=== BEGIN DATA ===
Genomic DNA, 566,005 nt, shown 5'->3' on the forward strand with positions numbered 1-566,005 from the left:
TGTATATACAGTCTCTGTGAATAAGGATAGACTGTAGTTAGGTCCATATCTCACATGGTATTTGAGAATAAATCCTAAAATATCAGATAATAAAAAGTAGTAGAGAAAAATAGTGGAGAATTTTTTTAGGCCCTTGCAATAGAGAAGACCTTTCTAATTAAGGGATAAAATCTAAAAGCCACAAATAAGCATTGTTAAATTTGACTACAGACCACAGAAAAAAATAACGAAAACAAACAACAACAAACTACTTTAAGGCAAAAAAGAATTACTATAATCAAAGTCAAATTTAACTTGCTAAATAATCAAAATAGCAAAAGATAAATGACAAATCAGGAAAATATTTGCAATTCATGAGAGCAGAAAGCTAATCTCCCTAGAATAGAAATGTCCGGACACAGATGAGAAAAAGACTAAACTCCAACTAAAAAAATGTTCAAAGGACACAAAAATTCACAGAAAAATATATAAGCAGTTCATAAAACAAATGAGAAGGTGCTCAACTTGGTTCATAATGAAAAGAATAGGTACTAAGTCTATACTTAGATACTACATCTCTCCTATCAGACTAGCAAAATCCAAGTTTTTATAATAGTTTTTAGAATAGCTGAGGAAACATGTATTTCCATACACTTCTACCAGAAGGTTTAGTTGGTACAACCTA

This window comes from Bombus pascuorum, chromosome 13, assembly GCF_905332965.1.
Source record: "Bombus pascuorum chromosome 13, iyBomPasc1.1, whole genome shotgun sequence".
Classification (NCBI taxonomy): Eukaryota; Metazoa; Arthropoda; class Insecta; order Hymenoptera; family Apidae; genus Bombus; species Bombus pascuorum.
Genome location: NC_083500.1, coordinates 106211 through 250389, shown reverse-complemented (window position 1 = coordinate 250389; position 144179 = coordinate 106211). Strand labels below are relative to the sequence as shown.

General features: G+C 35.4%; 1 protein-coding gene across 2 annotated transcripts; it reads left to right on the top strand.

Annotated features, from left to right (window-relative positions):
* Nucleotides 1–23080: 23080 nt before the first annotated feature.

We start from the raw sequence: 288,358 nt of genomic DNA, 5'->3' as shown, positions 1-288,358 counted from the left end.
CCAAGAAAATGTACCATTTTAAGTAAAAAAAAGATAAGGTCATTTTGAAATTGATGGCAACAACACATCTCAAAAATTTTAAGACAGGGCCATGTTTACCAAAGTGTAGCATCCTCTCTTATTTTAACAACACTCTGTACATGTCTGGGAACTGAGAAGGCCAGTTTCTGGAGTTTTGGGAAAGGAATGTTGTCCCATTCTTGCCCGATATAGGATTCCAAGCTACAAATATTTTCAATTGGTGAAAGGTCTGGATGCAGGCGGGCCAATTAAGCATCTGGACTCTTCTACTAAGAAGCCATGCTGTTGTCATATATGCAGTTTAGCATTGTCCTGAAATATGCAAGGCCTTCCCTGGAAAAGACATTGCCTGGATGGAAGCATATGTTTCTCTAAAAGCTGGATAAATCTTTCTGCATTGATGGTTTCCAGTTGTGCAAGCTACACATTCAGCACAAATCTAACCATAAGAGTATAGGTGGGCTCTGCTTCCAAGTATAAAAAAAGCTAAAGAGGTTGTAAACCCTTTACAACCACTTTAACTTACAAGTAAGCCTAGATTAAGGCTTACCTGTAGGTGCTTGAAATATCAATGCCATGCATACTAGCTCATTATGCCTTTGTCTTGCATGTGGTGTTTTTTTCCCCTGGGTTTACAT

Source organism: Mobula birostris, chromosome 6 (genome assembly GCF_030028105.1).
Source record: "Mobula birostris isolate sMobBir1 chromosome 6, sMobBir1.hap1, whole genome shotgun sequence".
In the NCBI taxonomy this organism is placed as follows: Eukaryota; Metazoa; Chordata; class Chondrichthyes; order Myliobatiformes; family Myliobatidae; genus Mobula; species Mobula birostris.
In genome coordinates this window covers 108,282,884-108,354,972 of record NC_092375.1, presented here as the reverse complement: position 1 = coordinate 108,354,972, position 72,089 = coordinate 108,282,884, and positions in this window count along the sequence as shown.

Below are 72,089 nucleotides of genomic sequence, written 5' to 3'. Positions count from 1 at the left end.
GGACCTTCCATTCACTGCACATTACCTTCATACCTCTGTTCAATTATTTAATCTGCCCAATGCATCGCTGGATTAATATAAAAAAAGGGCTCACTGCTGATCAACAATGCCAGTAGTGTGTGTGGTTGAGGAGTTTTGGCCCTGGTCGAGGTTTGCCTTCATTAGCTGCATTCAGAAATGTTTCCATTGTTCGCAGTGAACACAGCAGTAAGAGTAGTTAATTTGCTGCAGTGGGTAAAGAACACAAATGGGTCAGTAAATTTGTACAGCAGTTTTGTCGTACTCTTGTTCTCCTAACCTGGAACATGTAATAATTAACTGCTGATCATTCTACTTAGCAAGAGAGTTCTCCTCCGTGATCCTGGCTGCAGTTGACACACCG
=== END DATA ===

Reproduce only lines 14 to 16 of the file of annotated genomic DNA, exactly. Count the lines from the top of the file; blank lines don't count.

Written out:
In the NCBI taxonomy this organism is placed as follows: Eukaryota; Metazoa; Chordata; class Chondrichthyes; order Myliobatiformes; family Myliobatidae; genus Mobula; species Mobula birostris.
In genome coordinates this window covers 108,282,884-108,354,972 of record NC_092375.1, presented here as the reverse complement: position 1 = coordinate 108,354,972, position 72,089 = coordinate 108,282,884, and positions in this window count along the sequence as shown.

Below are 72,089 nucleotides of genomic sequence, written 5' to 3'. Positions count from 1 at the left end.